Making tracks in Tongariro with the help of KiwiRail

Department of Conservation —  20/09/2014

By DOC Ranger, Stephen Moorhouse

A power barrow can only move so much, so when DOC staff in Tongariro needed to move a substantial pile of stones to resurface a track, they decided to get hold of a slightly larger than normal barrow—a KiwiRail Train!


Old Coach Road sign. Photo: Stephen Moorhouse.

Old Coach Road — the destination

How much is a “substantial pile” of stones? Well, we’re talking about 350m³ of AP20 (i.e. very small) rocks.

That is a very large pile of very small stones!

And they all needed to end up on the central ‘skyline’ section of the Ohakune Old Coach Road—one of the most popular walking and mountain bike tracks in the area, running between Ohakune and Horopito.

As you could imagine, moving 350m³ of track surface would’ve taken us a long time. By working with KiwiRail we were able to get the job done much more easily.

“It is great to be able to work in partnership with an organisation such as KiwiRail. They provide additional support and resources that are complimentary to the outcomes of our team and the Department.” — Conservation Services Manager, Paul Carr.

With KiwiRail involved it took a diesel locomotive, 10 goods wagons, two mornings and three trips to complete the first stage of the journey. Add to that a substantial sized digger and you have got some serious machinery on the job!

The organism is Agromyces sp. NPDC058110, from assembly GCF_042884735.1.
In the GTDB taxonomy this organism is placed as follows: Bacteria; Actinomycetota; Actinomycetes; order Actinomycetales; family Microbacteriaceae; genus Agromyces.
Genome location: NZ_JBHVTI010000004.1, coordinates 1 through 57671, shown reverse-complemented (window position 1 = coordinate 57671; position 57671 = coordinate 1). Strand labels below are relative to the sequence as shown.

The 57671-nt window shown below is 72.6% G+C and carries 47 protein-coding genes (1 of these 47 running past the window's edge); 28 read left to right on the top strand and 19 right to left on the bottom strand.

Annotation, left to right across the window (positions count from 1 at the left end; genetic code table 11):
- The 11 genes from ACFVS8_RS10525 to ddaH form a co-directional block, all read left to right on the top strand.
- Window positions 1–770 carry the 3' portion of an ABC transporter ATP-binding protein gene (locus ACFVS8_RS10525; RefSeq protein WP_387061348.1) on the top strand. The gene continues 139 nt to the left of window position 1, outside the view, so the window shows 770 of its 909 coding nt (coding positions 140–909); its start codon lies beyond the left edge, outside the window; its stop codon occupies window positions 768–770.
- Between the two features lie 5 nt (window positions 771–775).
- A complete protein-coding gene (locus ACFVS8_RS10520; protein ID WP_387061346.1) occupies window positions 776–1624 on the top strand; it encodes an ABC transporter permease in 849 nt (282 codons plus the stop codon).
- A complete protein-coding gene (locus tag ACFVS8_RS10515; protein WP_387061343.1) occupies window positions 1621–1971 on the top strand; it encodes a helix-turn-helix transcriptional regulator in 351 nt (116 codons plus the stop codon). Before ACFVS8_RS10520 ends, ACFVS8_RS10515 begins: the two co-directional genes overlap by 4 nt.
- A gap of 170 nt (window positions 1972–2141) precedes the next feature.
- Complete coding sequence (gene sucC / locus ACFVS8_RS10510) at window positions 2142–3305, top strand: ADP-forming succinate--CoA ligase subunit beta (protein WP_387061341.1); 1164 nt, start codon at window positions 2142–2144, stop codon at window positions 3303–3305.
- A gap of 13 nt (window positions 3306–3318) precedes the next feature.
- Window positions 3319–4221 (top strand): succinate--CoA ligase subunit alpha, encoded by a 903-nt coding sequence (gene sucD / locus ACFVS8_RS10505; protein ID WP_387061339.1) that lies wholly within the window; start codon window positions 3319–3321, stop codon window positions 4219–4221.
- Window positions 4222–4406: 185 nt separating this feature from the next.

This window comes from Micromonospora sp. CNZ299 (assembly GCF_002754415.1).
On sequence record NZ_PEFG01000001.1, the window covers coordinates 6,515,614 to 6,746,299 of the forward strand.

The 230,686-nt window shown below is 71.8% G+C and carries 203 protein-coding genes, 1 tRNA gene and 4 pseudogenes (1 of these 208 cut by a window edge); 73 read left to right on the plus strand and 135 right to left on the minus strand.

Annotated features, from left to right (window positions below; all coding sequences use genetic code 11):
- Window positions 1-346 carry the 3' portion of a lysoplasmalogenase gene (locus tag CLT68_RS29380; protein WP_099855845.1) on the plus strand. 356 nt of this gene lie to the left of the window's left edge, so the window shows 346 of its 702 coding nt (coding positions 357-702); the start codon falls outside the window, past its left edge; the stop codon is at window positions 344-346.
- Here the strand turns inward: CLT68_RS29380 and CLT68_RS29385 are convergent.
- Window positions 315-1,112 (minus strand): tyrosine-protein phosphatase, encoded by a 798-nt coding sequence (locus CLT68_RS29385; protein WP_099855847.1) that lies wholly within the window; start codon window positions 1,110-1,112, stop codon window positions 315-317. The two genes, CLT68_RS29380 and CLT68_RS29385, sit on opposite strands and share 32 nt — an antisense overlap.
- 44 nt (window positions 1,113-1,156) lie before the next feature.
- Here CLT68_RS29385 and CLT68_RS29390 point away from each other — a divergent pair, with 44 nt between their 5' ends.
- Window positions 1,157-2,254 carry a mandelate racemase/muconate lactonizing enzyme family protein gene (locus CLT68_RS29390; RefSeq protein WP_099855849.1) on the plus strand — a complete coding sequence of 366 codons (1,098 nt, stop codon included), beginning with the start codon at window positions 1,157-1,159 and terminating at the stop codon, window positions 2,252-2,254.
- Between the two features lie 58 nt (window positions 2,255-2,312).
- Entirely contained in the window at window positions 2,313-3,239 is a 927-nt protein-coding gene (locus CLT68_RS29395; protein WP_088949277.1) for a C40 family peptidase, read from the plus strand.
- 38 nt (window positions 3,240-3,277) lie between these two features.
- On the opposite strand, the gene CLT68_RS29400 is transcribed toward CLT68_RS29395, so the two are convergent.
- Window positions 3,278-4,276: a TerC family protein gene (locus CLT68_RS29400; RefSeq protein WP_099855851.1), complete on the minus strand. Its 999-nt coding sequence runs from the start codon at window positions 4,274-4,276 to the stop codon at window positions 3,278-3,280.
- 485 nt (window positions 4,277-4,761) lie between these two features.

A big machine for a big job! Photo: Stephen Moorhouse.

A big machine for a big job!

KiwiRail train. Photo: Stephen Moorhouse.

A larger than average power barrow!

Now the truly hard work will start.

Over the next 12 months the monstrous pile of stone will be moved from its current resting place to the ‘skyline’ to ensure a superb track surface. This process, unfortunately, won’t have the help of a train, but will be completed by DOC staff with quad bikes, trailers and hard graft.

DOC has developed close links with KiwiRail on other projects too. A trapping initiative, to protect resident whio and kiwi at the Makatote Viaduct, is one of these.

“KiwiRail are generous, supportive and have conservation outcomes in common with the Department. They have a passion as an organisation to preserve the environment that they operate in.” — Ranger Cassandra Reid.

Stones on the train track. Photo: Stephen Moorhouse.

The aftermath